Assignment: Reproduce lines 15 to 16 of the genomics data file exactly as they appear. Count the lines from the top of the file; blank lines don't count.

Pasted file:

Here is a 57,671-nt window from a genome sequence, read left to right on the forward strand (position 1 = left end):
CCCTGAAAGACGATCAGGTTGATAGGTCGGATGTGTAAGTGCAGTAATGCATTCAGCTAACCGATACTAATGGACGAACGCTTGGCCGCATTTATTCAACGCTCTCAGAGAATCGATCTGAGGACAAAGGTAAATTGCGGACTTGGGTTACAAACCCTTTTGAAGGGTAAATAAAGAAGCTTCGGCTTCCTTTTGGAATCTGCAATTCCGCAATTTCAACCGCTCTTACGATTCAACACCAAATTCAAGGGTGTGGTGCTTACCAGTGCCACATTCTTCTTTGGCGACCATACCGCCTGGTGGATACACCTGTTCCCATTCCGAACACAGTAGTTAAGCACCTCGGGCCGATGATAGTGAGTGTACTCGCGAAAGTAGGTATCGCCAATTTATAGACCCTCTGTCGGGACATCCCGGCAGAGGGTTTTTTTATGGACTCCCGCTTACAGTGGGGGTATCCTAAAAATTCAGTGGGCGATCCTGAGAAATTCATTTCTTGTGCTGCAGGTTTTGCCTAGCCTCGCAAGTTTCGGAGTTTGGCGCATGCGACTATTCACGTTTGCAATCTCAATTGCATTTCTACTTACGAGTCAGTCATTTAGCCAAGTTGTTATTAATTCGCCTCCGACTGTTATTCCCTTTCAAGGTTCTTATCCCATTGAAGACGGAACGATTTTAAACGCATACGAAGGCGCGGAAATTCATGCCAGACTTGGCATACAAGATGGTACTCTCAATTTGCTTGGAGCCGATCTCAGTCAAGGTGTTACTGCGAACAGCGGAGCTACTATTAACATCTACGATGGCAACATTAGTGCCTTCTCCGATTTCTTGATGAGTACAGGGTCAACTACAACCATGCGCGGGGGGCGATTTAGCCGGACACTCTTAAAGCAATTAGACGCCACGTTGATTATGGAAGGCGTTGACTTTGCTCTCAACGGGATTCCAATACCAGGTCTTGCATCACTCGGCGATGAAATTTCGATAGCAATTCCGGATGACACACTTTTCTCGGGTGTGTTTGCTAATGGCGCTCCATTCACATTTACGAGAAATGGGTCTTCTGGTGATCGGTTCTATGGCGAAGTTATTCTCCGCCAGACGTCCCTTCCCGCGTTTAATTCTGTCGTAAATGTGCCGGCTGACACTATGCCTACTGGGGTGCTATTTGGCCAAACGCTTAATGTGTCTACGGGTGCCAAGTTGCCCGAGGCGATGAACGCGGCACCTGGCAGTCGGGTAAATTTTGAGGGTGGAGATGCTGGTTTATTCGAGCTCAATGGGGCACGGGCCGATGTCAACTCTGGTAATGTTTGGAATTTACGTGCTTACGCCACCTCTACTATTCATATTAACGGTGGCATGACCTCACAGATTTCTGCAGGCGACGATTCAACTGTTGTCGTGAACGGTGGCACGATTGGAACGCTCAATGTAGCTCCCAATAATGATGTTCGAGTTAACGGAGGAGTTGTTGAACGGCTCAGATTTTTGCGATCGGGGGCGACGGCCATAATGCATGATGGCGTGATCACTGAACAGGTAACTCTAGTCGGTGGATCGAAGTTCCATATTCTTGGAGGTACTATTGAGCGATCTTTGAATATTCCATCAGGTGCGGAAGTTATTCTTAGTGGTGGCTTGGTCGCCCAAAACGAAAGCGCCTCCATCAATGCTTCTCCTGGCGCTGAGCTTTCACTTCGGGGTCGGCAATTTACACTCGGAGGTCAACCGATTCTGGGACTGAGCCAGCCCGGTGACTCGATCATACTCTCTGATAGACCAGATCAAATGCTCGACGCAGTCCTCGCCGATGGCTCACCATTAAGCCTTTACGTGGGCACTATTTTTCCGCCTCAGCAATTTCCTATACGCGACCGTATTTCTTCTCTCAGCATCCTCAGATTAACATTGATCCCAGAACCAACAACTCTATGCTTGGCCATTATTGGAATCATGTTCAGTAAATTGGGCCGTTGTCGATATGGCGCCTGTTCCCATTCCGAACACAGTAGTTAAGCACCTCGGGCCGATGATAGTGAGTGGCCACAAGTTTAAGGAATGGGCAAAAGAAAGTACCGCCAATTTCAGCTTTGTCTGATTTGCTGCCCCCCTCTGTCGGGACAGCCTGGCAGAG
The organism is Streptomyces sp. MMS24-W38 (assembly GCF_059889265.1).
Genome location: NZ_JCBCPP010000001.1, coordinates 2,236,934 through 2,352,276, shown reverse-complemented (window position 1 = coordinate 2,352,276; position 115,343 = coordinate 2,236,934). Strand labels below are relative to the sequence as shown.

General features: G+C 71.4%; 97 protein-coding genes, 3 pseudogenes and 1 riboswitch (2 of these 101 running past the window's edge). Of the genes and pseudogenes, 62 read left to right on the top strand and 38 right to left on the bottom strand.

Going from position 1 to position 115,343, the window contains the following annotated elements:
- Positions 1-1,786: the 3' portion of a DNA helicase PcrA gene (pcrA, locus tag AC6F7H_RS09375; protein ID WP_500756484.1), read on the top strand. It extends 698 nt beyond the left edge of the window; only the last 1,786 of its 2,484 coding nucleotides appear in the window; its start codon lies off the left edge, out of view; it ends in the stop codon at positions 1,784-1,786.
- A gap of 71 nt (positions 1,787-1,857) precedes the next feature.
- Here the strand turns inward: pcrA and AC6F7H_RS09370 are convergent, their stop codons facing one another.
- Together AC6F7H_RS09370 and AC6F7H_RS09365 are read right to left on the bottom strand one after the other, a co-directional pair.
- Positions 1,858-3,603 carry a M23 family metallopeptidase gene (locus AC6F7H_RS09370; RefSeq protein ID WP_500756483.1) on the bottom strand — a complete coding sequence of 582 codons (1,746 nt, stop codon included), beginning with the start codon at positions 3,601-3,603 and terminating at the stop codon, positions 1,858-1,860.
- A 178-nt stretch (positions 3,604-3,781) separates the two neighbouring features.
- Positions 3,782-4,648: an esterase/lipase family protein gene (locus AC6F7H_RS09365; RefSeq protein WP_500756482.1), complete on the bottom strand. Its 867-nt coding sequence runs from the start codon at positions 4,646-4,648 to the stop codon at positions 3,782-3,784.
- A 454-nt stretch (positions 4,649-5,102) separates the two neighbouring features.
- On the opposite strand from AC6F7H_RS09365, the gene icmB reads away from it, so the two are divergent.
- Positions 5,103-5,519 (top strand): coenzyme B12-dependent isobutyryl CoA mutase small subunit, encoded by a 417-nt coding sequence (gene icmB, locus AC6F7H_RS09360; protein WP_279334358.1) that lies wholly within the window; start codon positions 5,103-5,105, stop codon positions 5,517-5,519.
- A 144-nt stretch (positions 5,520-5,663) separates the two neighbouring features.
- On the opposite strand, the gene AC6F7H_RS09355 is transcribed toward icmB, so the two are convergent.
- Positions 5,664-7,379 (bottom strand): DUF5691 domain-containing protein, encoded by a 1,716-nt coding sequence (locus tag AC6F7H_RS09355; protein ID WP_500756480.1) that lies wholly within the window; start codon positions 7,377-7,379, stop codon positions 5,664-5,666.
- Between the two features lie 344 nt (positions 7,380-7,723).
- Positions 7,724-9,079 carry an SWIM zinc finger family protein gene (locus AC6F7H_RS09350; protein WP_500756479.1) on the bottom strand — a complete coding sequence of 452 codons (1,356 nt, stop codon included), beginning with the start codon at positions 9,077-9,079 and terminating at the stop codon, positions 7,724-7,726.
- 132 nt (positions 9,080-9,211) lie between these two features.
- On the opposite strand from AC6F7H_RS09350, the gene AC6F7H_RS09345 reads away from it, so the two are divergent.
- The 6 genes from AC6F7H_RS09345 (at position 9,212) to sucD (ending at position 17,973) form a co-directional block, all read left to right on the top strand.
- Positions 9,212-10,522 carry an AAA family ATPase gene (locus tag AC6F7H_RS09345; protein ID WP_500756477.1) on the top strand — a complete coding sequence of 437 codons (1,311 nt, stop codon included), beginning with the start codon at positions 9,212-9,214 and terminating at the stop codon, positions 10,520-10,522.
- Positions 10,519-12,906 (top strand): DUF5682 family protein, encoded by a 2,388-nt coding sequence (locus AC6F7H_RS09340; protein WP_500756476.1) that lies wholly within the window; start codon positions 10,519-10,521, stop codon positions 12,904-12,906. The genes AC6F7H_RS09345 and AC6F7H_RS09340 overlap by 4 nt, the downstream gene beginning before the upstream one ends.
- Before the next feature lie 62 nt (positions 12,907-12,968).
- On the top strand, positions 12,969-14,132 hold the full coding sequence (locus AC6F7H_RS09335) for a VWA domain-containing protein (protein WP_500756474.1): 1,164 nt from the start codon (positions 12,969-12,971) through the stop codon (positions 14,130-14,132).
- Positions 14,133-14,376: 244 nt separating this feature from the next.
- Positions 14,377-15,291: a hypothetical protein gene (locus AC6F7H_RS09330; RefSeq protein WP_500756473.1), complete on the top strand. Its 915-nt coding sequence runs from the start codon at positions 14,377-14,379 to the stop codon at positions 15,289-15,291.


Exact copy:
- On the opposite strand from AC6F7H_RS09365, the gene icmB reads away from it, so the two are divergent.
- Positions 5,103-5,519 (top strand): coenzyme B12-dependent isobutyryl CoA mutase small subunit, encoded by a 417-nt coding sequence (gene icmB, locus AC6F7H_RS09360; protein WP_279334358.1) that lies wholly within the window; start codon positions 5,103-5,105, stop codon positions 5,517-5,519.